A restriction notice is issued explaining the conditions of the restrictions and the keeper’s obligations.

Potentially, yes. Cattle keepers can commission interferon-gamma blood testing of resolved IRs at their own cost.  The keeper must first seek permission from the Animal & Plant Health Agency (APHA) through their private vet. The blood sample must be collected on or after the injection date (day 1) of the clear IR re-test.   

 

If the resolved IR tests negative to the gamma test, the animal is free to move off the holding, unless it is subject to any other whole herd movement restrictions. If the animal tests positive, it is compulsorily slaughtered (with compensation paid), movement restrictions are applied to the whole herd (if not already in force), and standard TB breakdown procedures followed.

Animals less than six months of age are excluded from gamma testing as their immune systems are still developing and this can interfere with the test, leading to false positive results. If a resolved IR is too young for a gamma test, the keeper may apply to the Animal & Plant Health Agency (APHA) to defer the test until the animal becomes old enough. The keeper or their private vet must contact APHA to discuss the situation and all cases will be assessed on an individual basis.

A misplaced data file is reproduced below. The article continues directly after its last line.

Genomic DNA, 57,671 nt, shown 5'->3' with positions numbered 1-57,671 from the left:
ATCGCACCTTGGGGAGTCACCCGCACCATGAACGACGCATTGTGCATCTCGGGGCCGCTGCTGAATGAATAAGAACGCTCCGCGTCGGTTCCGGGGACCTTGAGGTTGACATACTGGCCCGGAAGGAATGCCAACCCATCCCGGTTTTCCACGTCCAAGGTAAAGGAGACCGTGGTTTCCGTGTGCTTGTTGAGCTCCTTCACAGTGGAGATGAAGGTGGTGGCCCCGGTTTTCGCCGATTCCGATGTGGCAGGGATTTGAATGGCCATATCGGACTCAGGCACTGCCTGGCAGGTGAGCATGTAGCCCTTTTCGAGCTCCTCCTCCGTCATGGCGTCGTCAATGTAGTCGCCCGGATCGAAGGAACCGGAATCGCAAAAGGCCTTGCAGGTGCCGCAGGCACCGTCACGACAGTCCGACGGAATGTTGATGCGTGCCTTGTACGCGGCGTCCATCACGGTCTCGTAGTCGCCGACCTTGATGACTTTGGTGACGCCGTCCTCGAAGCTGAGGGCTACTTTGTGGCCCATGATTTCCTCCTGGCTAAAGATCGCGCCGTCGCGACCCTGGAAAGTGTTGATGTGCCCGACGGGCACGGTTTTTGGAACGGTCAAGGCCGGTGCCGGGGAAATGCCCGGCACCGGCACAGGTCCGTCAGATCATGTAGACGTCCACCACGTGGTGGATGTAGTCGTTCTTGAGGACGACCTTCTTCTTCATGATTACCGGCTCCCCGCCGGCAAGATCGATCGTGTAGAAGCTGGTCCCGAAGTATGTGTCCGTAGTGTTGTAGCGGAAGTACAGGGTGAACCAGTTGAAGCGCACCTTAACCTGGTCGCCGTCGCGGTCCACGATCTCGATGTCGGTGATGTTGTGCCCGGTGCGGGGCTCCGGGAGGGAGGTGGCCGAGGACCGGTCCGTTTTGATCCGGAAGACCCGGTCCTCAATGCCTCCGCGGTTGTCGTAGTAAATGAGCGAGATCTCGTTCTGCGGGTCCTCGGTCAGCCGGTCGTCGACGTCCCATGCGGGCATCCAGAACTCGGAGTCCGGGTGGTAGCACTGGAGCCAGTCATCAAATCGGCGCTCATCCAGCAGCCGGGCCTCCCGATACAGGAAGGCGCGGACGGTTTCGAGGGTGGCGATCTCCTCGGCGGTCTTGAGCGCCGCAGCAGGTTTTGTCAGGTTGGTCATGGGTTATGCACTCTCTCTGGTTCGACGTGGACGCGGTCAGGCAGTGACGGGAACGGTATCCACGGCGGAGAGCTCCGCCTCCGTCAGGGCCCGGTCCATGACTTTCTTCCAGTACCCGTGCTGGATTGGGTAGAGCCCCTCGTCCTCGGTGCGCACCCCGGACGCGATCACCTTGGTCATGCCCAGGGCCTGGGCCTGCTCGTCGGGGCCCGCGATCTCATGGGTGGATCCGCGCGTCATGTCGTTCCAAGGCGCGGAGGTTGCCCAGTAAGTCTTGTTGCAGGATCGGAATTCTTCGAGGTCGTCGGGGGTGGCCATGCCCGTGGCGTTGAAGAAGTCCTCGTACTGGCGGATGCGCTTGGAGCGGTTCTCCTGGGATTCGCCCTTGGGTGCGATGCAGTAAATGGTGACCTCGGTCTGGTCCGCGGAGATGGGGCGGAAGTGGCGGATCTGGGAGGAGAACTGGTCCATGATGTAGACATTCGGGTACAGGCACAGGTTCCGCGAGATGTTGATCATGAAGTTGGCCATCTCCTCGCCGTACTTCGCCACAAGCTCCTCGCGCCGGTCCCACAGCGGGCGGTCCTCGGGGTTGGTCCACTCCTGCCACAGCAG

A resolved IR in a TB-restricted herd undergoing government-funded mandatory gamma testing will automatically be included in any whole herd testing as long as it is over six months of age. If the resolved IR tests negative to the gamma test then the restrictions on the animal are lifted, though it would continue to be subject to whole herd movement restrictions. If the resolved IR tests positive to the gamma test, it is compulsorily slaughtered with compensation paid, just like any other reactor.

Yes. Resolved IRs are permitted to move to slaughter directly or via an approved slaughter gathering. If your herd is officially TB free, you don’t need to apply to APHA for a specific licence. The general licence is available to view and download from GOV.UK. Although a copy of the general licence doesn’t need to accompany the cattle, you should familiarise yourself with the conditions before moving the animals to slaughter. Resolved IRs in TB breakdown herds are sent to slaughter using the licences issued to you by APHA, for example the TB24c general licence to slaughter.